The Australian Airports Association is calling on the federal government to consider extending its subsidised airfare program in a bid to encourage more people to travel.
A survey of 500 people in April found 70 per cent would change their travel plans for a subsidised destination.
AAA chief executive James Goodwin said it showed the funding initiative, which was launched in April and offered 800,000 seats, had worked.
“The tourism aviation network support program has helped fill aircraft seats and significantly increased foot traffic through many of the nation’s airports, which continue to do it tough due to snap border closures and next to no international air travel,” Mr Goodwin said.
The Australian Airports Association wants the federal government to extend its subsidised airfare program.Source:Supplied
“Given the success of the program, the government should consult with the tourism and aviation sectors, and consider extending the half-price tickets to other destinations, many of which missed out on the first round of the program.
“Our consumer research found that around three in four people whose savings have increased during the pandemic are planning on spending these extra funds on domestic travel, which means the demand is there.”
According to the data, the main reason people were flying was to visit family and friends (48 per cent) or go on a holiday (43 per cent), followed by business travel (33 per cent).
“Online meetings served a purpose at height of the pandemic, but nothing beats seeing your colleagues, stakeholders or business partners in person,” Mr Goodwin said.
“Heading back to the major cities for work via our airports will help to fill CBD hotels and provide a major boost to cafes and restaurants which are reeling from thousands of people still working from home.”
The survey involved 500 people.Source:Supplied
Meanwhile, the risk of snap border closures was the biggest obstacle to interstate travel, with 61 per cent of respondents saying it had hindered their plans.
About two-thirds of people said they would fly to New Zealand under the trans-Tasman safe travel zone, while almost 80 per cent said they wanted more international travel bubbles.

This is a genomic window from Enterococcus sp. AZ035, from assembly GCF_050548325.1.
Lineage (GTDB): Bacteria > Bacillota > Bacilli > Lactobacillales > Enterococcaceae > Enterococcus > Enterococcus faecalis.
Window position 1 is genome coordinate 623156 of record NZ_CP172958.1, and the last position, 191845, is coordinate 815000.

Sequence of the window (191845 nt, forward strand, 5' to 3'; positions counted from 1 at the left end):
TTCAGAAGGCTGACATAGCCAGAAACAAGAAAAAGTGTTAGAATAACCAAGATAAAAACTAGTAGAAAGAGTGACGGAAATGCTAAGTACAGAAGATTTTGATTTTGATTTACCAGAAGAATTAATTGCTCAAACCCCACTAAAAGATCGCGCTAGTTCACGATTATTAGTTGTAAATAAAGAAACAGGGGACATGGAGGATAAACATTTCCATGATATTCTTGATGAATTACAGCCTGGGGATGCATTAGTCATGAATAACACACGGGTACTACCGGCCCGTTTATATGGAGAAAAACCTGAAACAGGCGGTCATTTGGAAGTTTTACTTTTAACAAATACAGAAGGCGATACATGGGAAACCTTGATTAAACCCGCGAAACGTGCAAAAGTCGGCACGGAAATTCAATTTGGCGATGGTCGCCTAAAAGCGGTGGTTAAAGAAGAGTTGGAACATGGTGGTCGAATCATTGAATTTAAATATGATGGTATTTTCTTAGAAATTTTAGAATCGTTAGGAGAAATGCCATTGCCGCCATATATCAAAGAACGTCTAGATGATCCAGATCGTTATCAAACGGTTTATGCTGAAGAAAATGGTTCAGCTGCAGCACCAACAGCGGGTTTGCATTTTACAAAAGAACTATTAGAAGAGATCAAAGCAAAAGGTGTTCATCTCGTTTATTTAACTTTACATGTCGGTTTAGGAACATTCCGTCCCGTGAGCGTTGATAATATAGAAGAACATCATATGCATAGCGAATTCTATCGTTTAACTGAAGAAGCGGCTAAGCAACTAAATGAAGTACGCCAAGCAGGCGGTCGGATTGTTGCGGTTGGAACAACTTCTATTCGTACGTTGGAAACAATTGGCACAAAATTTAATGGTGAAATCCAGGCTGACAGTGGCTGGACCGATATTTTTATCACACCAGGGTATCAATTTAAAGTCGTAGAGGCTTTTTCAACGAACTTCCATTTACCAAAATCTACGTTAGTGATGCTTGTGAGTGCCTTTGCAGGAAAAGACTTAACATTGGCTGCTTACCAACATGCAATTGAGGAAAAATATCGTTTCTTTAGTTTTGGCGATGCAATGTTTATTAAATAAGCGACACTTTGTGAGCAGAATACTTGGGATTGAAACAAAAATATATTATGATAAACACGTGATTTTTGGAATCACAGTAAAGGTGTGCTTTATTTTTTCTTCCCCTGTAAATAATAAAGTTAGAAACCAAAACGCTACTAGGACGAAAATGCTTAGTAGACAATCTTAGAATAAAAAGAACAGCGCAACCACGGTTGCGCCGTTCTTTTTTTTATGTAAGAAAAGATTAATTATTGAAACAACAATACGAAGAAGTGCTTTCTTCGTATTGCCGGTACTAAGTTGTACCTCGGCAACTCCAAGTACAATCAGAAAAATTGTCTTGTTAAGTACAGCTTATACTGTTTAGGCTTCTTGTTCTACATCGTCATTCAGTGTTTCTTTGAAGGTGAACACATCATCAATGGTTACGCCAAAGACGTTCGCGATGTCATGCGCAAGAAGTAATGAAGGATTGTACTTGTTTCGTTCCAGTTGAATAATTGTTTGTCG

“Our research suggests there is high-level support among the travelling public for a cautious and planned approach to broadening the scope for international travel,” Mr Goodwin said.
“The top priority is to keep Australians safe, but people also want to reconnect with family and friends and the economy.”
It comes amid growing pressure on the federal government to reopen the international border sooner than mid next year, as the federal budget papers suggested.
Virgin chief executive Jayne Hrdlicka has likened COVID-19 to the flu and says she wants the international border to reopen soon — even if it means “some people may die” from the virus.
“We will become sick with COVID and it won’t put us in hospital, and it won’t put people into dire straits because we’ll have a vaccine,” she told a business lunch in Brisbane on Monday.
. Picture: Supplied by Marise Payne’s officeSource:Supplied
“Some people may die, but it will be way smaller than with the flu.
“We’re forgetting the fact that we’ve learnt how to live with lots of viruses and challenges over the years and we’ve got to learn how to live with this.”
West Australian Premier Mark McGowan said the international border should not reopen until most people in the country were vaccinated against COVID-19 and those who refused were at least educated about the risks.
“We can’t keep international borders and other things locked down forever because some people refuse to get vaccinated,” he told reporters on Tuesday.
“Once Australians are broadly vaccinated, once we educate everyone about the benefits of it, once we tell people what is going to happen in the future about whatever the border arrangements might be internationally in particular, and give them the opportunity to get vaccinated, at that point in time we can look to further opening internationally.
“In terms of interstate borders, of course the state always will reserve the right — and the High Court has said we have the right — to put them (hard borders) in place (if needed).”
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